As speculation mounts over the political future of the island, there is a distinct shortage of advocacy for social, rather than geographic unity.
Thomas Makem’s famous ballad Four Green Fields is an allegory for Ireland’s four provinces, only three of which have been returned to her since independence.
The idea that Ulster — the fourth field — is still captive is the central thrust of the song.
I have four green fields,
one of them’s in bondage.
In strangers’ hands,
But a people are not a field. Northern Ireland’s next census is due next year but in the most recent one of 2011, Protestants still outnumbered Catholics by a thin margin at 48% to 45%. When asked how they identify from a national standpoint the margin is far wider: 48% identified as ‘British’ (including, it should be noted, the 14% of Ulster’s Catholics who identify this way), 29% as ‘Northern Irish’, and 28% identifying as ‘Irish’.
(Edit: of census results published September 22nd, 2022; Catholics now outnumber Protestants by a very thin margin for the first time: https://www.irishtimes.com/ireland/social-affairs/2022/09/22/northern-ireland-census-results-analysis/)
Furthermore, the Unionist community, settled in Ulster for more than four centuries, are not ‘strangers’ in this land. This illustrates how artistic representations of real-life can be problematic, especially when the realities they are trying to depict are complex and nuanced.
It was, ironically, the English administration in Dublin Castle that gave us our current four-field format when they redrew the map of Ireland to reduce the number of provinces from five while also, incidentally, giving birth to that most hallowed of Irish institutions, the county.
The idea that the Unionist community are not entitled to consideration because they are not the original natives is as backward as it is facile.
Like Protestantism in general, their resistance to the idea of a United Ireland has roots in a far broader and more historical European conflict. A preliminary reading of European History will reveal some very understandable gripes on the part of Protestants throughout Europe regarding the power of the church.
A famous Unionist slogan during the pre-war of independence political campaign for a devolved government that “Home rule will be Rome rule” seems prophetic with the present’s benefit of hindsight. With homosexuality legalised in 1993, divorce in 1995, same-sex marriage in 2015, and abortion in 2018 it is inarguable that the church wielded inordinate amounts of power over the Irish state. And all of this is to say nothing of the public tax euros (that are paid by people of all faiths and of none) that flow to schools and hospitals that are still under the management of the Catholic Church. This situation is highly irregular for a democratic European nation-state.
Despite the prescience of the slogan, it should be noted that the Unionist-led Northern Irish assembly pursued almost identical policies regarding abortion, homosexuality, and same-sex marriage with all of them being legislated for later than in the Republic. It was often impossible to distinguish between the social policies advocated by the Vatican and those advocated by the Rev. Ian Paisley.
Neither is any of this is to minimise the fact that the nationalist community were systemically discriminated against on a close to apartheid-like scale in Ulster for decades. Their insistence on civil rights entitlements on par with the Unionist community is largely what marked the commencement of the Troubles.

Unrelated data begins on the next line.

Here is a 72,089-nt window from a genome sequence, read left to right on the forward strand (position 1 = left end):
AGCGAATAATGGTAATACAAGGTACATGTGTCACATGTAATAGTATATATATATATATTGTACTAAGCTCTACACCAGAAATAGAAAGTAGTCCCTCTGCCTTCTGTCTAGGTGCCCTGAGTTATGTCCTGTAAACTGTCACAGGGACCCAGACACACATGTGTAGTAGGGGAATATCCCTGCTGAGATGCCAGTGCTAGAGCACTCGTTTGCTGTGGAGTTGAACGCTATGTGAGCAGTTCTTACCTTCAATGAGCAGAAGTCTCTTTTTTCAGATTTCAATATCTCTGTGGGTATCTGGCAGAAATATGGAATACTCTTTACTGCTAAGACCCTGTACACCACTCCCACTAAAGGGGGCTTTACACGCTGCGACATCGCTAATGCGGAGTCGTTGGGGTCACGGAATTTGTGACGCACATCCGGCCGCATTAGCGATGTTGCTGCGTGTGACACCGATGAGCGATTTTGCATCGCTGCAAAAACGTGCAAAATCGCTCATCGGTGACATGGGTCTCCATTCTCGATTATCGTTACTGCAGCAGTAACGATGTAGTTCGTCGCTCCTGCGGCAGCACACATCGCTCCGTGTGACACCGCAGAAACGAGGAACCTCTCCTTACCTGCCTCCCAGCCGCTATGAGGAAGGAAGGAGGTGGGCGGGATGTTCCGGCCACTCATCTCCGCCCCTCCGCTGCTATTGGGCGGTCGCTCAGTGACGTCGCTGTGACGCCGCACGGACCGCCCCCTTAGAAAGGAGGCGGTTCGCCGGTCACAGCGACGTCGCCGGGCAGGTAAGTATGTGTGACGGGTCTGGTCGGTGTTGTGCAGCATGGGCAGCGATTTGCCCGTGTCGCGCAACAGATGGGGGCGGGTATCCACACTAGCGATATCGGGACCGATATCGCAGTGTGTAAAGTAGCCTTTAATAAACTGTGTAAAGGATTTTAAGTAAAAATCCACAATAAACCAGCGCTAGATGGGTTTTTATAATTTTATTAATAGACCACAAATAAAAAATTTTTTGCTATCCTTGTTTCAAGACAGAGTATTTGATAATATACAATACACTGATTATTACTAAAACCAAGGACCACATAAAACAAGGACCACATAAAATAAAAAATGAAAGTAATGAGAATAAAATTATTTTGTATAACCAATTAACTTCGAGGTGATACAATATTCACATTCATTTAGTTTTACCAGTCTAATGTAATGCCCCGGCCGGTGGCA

Nonetheless, the epidemic trope that Ulster is merely a piece of land being ‘occupied by the English’ is not only unhelpful but profoundly inaccurate. Assuming you think that, like us, the people living there should be governed with consent, then about half of the population of Northern Ireland need winning over to the idea of a United Ireland. The narrative also sneaks under the radar the suggestion that successive Westminster governments have not found Northern Ireland a burden. Without even considering the uncountable cost of human life stemming from the conflict, the province has been a net receiver of UK Exchequer funds every year since 1966, with an average annual subvention of £8.5bn stg. per year for the period 2000-2019.
The most conciliatory message to be found among Sinn Féin’s policy material is a mere five-word commitment to “continue the process of reconciliation”. This is, in fact, the only reference to reconciliation among the material whatsoever. When measured against the social and political gaps that exist; this is woefully inadequate.
Any cause for Irish unity would need to reach out to the Unionist community, concede that many of their concerns were justified in the first place, and inspire it to want to be part of a vision for a progressive Irish state fit for today and tomorrow. A vision that, crucially, would incorporate their input.
It is surprising that those who are ostensibly the most committed to uniting Ireland make almost no reference to closing these political and social gaps. In light of these political realities, talk of a geographically united Ireland smells suspiciously of virtue-signalling crocodile tears.
It seems clear that, at a bare minimum, the price of a United Ireland would be a second republic, a new flag, and most importantly: a new constitution complete with strict provisions for the separation of church and state and guarantees to respect and protect the culture of the Orange community of Northern Ireland. Even at this, the social and political unification of the island may prove impossible.
But if we are not prepared to pay these prices, then do we really desire a United Ireland as much as we act like we do?